When the immune system responds to an invader, it marshals the biological processes of such key players as white blood cells, antibodies, and the lymphatic system. Supporting players include organs like the skin and the lungs. "There are thousands of labs across the world that study [all these] different aspects," Laubenbacher said. These aspects have been modeled using a range of techniques, from differential equations to finite-state machines to artificial neural networks. Ultimately, he said, "You need to put all of these together."
In the traditional approach to systems biology, models of immune-system components would communicate with each other and exchange data. However, the resulting dependencies between the component models causes complications to proliferate in such a way that modeling the overall system becomes unwieldy. When you want to swap out a white blood cell model for a new and better one, for example, and that model has dependencies on 10 others, the program is likely to break down when you try to execute it.
Laubenbacher and his colleagues proposed a more robust approach using a "hub and spoke" infrastructure for an extensible software platform. The spokes are each modeling modules for the components of the immune system. The modules do not communicate with each other, only with a global data space that functions as the hub. Interactions among the modules are not encoded into a fixed model but instead are simulated, for example by using an agent-based model such as that used in the popular platform NetLogo.
"I can take my white blood cell model and just pull it out and put in another one, and the only thing that matters is that the interface between my model and the global data space remains the same," Laubenbacher explained. This approach, he said, allows one "to build a genuinely modular environment that makes it easy to extend and modify." In this way, the immune digital twin can become a true community effort, with researchers all over the world contributing to it and adapting it to their own needs.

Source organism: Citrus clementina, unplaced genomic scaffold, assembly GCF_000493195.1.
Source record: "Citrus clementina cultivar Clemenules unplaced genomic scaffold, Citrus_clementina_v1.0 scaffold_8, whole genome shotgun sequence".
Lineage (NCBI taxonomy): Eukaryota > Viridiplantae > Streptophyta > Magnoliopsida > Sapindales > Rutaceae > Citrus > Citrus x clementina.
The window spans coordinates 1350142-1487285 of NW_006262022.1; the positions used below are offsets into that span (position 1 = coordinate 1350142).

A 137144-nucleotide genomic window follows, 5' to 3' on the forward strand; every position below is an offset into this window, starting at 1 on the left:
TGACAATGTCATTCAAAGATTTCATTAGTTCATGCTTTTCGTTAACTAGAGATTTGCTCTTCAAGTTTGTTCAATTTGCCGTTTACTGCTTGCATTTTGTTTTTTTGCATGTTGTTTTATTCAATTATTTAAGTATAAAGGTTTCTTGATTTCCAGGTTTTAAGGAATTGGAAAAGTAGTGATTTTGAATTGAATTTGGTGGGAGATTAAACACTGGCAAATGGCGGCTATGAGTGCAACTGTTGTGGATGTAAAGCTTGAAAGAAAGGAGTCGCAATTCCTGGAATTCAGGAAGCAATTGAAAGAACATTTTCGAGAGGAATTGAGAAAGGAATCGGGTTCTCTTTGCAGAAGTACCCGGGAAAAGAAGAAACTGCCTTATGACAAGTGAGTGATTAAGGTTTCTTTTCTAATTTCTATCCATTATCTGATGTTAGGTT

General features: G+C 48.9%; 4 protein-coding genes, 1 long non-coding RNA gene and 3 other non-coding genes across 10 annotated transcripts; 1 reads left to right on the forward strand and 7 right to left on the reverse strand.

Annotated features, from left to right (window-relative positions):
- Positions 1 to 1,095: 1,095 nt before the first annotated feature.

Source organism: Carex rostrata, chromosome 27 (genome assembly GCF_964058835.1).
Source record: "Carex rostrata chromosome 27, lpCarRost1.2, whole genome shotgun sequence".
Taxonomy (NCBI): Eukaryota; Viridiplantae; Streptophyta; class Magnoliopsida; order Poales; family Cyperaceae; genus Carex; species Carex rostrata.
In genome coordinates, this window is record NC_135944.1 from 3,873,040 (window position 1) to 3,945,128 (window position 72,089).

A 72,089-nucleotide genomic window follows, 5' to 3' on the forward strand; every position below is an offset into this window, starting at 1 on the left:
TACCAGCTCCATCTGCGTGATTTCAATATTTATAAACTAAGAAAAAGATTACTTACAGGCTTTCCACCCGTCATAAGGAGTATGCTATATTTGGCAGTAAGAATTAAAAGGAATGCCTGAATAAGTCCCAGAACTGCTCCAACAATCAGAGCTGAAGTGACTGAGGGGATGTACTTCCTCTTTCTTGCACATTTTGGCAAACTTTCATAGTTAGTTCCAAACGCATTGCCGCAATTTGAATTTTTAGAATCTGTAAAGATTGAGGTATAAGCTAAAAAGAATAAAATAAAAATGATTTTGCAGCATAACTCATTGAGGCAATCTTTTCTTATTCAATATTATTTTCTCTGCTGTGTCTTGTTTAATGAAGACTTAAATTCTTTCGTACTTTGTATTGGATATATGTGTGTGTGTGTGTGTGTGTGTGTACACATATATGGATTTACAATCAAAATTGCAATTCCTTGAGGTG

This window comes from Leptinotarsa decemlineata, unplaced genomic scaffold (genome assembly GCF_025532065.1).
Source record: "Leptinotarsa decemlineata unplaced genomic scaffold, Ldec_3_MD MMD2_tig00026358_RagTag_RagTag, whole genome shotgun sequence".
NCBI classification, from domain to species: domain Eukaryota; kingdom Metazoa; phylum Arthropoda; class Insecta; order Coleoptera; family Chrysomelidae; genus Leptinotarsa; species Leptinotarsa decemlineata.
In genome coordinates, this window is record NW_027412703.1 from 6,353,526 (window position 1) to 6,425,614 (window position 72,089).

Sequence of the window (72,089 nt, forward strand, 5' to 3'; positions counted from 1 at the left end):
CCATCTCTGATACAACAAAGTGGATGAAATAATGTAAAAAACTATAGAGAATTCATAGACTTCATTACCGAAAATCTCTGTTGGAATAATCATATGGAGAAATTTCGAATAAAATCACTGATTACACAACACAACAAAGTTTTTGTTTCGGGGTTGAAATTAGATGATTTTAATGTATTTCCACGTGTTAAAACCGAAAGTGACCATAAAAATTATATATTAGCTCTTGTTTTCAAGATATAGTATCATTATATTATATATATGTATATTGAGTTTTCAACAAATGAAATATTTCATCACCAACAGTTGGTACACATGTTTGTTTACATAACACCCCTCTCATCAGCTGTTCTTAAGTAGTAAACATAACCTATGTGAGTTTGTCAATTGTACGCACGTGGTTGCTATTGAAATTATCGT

Laubenbacher's laboratory has done extensive research into fungal infections of the lung and has developed expertise in modeling the lung's immune functions. The PNAS paper described a new implementation of their model using the hub-and-spoke infrastructure. The result was a vast simplification of the internal complexity of the model, and greater ease in adding new biological components.
The hub and spoke infrastructure seems quite natural. Has it been tried before? Laubenbacher speculated that it might be used in industrial modeling, an area he is not very familiar with, but he is sure it is uncommon in systems biology. "To my knowledge, at least in the space we are working in, this is novel," he said.